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Discharge Instructions for a Ventricular Assist Device (VAD)

You had a procedure to insert a ventricular assist device (VAD). This device replaces the pumping action of your heart and may be used for your left ventricle (most common), right ventricle, or both ventricles. Usually, a VAD is inserted as a bridge to a later heart transplant. But healthcare providers have also found that a VAD gives the heart a chance to rest and recover. In some cases, the heart is able to resume some normal activity, which may eliminate the need for a heart transplant. For some people who are not candidates for a heart transplant, the VAD is considered permanent. This is referred to as destination therapy.

There are different styles and brands of VADs. Caring for your VAD will depend on the type you get. They have a control unit (small computer) and a power source that can be plugged into a power supply (wall outlet), or use rechargeable batteries.

Here's what you need to know about home care.

Activity

  • Don't lift, pull, or push anything heavier than 10 pounds during the first 6 weeks after your surgery.

  • Don't let your control unit or power source get wet. Discuss care of the control unit and power pack with your care team before discharge. Getting your power source wet could stop your VAD. Discuss washing with your care team.

  • Don't swim or play any water sports. No boating, hot tubs, or baths.

  • Don't drive.

Special precautions

  • Your VAD is a very special device. It needs a special team to help you with care. Always know who this team is and how to reach the coordinator. 

  • Keep the following near you at all times:

    • Hospital's paging number for the VAD coordinator heart transplant coordinator

    • Spare controller and backup power pack with charged batteries

  • Take all medicines exactly as prescribed by your provider.

  • Test your system every day.

  • Make sure your family or someone in your home knows how to change the power supply and care for your device.

  • Notify the power company that you have a VAD. The power company will place you on a priority list to have your power restored first in case of a power outage. Your VAD coordinator can assist you with this. It should be done before you leave the hospital.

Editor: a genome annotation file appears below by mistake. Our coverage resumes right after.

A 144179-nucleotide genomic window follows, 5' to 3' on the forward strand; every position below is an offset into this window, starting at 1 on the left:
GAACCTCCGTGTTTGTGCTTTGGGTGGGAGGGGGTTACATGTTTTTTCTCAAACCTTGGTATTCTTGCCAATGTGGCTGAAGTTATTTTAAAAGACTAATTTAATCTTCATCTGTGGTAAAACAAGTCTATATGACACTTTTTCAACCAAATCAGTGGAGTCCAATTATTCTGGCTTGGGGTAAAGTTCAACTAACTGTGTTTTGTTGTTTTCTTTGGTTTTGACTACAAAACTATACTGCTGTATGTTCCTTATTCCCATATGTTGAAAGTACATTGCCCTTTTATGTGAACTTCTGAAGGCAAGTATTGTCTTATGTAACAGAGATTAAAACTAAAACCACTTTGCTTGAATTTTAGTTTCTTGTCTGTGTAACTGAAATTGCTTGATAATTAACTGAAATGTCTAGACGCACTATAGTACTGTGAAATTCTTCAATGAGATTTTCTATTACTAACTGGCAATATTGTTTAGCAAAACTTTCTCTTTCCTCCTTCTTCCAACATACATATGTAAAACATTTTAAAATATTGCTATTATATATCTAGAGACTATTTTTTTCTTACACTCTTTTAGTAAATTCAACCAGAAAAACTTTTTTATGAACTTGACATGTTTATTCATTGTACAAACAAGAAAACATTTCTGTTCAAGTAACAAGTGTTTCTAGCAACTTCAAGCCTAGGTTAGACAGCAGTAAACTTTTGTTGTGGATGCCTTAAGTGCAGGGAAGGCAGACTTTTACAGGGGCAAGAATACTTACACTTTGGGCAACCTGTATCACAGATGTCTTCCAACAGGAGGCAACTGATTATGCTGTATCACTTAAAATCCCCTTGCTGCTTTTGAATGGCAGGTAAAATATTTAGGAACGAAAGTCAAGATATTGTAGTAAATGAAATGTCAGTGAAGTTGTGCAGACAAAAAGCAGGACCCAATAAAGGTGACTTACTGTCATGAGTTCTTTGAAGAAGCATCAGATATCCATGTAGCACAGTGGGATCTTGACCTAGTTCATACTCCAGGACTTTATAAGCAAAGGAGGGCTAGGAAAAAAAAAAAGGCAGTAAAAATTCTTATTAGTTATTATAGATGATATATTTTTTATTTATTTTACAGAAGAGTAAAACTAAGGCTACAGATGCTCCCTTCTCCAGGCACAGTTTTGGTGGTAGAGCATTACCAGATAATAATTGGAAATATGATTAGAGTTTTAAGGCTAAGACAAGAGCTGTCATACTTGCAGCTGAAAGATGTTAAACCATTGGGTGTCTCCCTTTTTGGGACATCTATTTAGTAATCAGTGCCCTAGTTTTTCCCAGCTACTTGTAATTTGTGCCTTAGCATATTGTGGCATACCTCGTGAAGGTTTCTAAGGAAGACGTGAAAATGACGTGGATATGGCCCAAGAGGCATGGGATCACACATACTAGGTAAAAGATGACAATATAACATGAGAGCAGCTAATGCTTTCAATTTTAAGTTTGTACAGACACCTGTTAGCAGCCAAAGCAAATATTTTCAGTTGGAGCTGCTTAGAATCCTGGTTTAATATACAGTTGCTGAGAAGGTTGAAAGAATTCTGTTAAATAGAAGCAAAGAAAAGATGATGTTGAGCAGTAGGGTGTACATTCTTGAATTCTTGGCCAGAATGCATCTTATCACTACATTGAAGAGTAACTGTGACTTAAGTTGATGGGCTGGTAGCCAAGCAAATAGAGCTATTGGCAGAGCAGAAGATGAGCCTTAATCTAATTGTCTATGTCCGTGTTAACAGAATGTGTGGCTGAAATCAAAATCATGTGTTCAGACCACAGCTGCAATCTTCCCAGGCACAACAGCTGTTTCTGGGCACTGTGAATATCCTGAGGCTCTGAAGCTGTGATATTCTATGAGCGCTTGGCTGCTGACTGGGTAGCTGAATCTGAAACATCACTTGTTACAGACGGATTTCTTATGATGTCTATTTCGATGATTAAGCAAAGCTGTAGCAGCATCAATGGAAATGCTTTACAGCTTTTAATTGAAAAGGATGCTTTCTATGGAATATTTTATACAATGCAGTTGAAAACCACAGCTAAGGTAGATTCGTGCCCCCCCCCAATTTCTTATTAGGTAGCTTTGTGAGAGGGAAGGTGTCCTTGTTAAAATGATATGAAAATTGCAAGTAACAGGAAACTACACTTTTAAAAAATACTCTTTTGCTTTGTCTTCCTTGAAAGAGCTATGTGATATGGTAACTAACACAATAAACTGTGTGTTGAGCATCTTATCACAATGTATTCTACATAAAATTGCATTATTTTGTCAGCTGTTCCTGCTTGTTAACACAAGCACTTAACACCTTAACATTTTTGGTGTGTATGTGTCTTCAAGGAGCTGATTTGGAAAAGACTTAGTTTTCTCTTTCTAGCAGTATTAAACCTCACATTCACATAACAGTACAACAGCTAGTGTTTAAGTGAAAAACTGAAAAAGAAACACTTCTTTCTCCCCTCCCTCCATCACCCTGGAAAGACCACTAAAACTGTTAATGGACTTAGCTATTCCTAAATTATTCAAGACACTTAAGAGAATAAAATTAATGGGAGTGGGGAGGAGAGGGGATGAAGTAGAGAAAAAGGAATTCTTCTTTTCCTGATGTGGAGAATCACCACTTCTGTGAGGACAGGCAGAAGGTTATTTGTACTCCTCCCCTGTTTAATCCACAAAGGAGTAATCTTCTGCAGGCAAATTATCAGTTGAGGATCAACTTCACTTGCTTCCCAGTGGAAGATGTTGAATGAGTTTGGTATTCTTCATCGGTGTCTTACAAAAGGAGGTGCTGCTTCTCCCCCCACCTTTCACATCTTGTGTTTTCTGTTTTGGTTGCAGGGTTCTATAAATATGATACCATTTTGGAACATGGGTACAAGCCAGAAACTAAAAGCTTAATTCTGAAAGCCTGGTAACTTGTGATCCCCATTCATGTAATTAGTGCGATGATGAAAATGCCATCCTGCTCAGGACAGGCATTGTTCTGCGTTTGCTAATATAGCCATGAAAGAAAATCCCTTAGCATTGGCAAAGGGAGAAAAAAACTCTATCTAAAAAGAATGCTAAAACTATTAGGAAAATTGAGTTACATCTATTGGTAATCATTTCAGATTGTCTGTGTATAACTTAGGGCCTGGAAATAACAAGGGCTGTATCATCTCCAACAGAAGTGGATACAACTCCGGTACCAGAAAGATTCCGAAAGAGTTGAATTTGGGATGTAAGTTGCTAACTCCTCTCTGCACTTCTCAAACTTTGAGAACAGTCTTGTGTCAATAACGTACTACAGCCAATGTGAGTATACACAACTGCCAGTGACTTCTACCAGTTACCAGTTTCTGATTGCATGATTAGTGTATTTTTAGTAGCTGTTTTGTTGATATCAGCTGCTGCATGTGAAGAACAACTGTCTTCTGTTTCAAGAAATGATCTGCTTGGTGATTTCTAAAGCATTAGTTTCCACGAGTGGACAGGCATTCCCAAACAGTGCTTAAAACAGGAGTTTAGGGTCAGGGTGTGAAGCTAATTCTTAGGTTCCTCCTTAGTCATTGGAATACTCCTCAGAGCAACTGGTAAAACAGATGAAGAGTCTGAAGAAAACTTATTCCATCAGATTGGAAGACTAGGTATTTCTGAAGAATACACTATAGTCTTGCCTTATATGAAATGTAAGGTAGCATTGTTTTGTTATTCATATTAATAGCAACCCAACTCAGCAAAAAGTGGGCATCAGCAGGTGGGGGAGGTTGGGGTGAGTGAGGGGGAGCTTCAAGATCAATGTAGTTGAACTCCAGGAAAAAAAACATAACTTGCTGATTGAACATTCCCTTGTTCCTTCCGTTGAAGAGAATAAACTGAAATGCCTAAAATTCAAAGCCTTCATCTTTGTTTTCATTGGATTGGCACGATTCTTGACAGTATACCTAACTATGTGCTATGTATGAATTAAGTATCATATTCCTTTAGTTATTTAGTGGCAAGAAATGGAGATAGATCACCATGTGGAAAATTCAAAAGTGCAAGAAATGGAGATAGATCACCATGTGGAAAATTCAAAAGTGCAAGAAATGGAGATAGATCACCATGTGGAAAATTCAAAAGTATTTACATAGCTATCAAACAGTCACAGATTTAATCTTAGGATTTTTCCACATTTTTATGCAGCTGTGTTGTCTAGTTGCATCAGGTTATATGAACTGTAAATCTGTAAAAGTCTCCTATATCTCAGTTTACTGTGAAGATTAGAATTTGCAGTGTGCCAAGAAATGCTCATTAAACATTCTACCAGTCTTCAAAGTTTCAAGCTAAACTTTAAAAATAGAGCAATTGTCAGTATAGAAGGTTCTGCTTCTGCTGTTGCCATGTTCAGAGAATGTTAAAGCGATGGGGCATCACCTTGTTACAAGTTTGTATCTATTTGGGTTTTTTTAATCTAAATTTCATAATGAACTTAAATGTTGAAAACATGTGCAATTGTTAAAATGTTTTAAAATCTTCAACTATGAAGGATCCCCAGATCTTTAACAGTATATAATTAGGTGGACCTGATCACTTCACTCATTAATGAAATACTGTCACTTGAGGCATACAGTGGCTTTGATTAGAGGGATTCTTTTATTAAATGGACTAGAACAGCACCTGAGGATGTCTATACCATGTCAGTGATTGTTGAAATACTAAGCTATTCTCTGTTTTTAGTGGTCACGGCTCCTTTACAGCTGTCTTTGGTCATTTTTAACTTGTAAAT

• Carry an ID card that identifies your device.

  • Take your temperature every day. Call your healthcare provider or your VAD coordinator if it is above 100.4°F (38°C).

  • Make sure you understand how to monitor your blood pressure with the VAD. Monitoring your blood pressure will be different. A normal blood pressure cuff will not measure it properly. 

Other home care

  • Take your medicines exactly as directed. Don't skip doses.

  • You will have to be on blood thinners to prevent blood clots from forming in the device. Blood clots can cause a stroke or other arterial blockage. Follow up with your provider for all recommended blood test monitoring.

  • Eat a healthy diet. Ask your healthcare provider for menus and other diet information. Generally, you should not drink more than 2 liters of water in a day or eat more than 2,000 mg of salt.

When to call your healthcare provider

Call 911 if you have chest pain, shortness of breath, or numbness or weakness on one side of your face or body.

Call your healthcare provider right away if you have any of the following:

  • Fever of 100.4°F (38°C) or higher, or as directed by your healthcare provider

  • Signs of infection at your device's exit site (redness, swelling, drainage, or warmth)

  • Device alarm sounds

  • Fatigue that doesn't get better

  • Dizziness that doesn't go away

  • Swollen hands, feet, or ankles

Online Medical Reviewer: John Hanrahan MD
Online Medical Reviewer: Jonas DeMuro MD
Online Medical Reviewer: Lu Cunningham RN BSN
Date Last Reviewed: 7/1/2019
© 2000-2019 The StayWell Company, LLC. 800 Township Line Road, Yardley, PA 19067. All rights reserved. This information is not intended as a substitute for professional medical care. Always follow your healthcare professional's instructions.
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